Mark Webber will be the oldest driver on the Formula One starting grid for his home Australian Grand Prix this weekend but suggestions he is reaching the end of the road sound premature to Red Bull principal Christian Horner.
"The last three years have apparently been Mark's last year, and yet he has been retained by the team because of what he is doing in the car," he told British reporters ahead of Sunday's Melbourne season-opener.
"There are an awful lot of drivers who would like to be sat in a Red Bull car, but he's there on merit, and whilst he delivers for the team he will have that place," added Horner.
Webber will be 37 this August and, out of contract with Red Bull at the end of the year after agreeing the latest in a series of one-year extensions, faces inevitable speculation about his future.
The Australian, who has never won his home race, came close to taking the championship in 2010 but lost out to German team mate Sebastian Vettel who is now, still only 25 years old, the youngest triple champion.
Red Bull advisor Helmut Marko caused a stir earlier in the year when he questioned Webber's mental strength and suggested he was a driver who could be unbeatable a couple of times a year but who struggled to maintain a title challenge.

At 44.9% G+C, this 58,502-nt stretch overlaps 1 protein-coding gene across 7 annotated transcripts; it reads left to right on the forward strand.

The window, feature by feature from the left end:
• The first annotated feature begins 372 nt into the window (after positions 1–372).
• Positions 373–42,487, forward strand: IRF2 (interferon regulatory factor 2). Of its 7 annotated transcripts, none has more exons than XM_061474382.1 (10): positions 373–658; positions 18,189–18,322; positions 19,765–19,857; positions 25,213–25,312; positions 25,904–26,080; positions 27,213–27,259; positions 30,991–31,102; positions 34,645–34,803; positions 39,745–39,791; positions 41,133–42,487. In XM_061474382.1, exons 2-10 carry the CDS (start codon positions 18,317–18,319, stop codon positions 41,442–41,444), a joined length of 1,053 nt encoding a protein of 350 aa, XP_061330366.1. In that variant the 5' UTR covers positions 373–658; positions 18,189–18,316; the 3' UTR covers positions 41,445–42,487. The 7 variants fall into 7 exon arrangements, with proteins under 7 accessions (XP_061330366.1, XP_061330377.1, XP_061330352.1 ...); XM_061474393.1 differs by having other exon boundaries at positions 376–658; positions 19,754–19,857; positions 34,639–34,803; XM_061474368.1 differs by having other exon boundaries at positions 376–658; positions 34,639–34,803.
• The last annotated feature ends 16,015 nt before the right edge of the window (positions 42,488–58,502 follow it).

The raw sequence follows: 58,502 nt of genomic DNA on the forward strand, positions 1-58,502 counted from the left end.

"The difficulty for Mark is that he is constantly judged against a young man in the other car who has achieved so much," said Horner.
"What he (Vettel) has done in just over 100 races, with 25 victories, three-time world champion, youngest points scorer, pole winner, race winner, champion, is remarkable.
"He's being constantly measured against a driver that is, in my view, the best of a generation, and that makes it harder for Mark."
The Red Bull seat, with a team that has won the constructors' title for the past three years, is one of the most coveted in the sport.
There are plenty of candidates eyeing it up, including Australian Daniel Ricciardo and Frenchman Jean-Eric Vergne who drive for the Red Bull-owned Toro Rosso team and might be expected to graduate to the senior outfit.
Horner said Red Bull wanted the strongest driver pairing they could get.
"We're very happy with Mark going into what will be his seventh year with the team, the fifth consecutive year he will have been paired with Sebastian," he said.
"Mark has demonstrated that on his day he can be unbeatable, and he does just need to string a campaign together...he's improved as he's matured. Last year he drove very well.
"If we didn't think he could still do it then we wouldn't have taken him for another year with the team."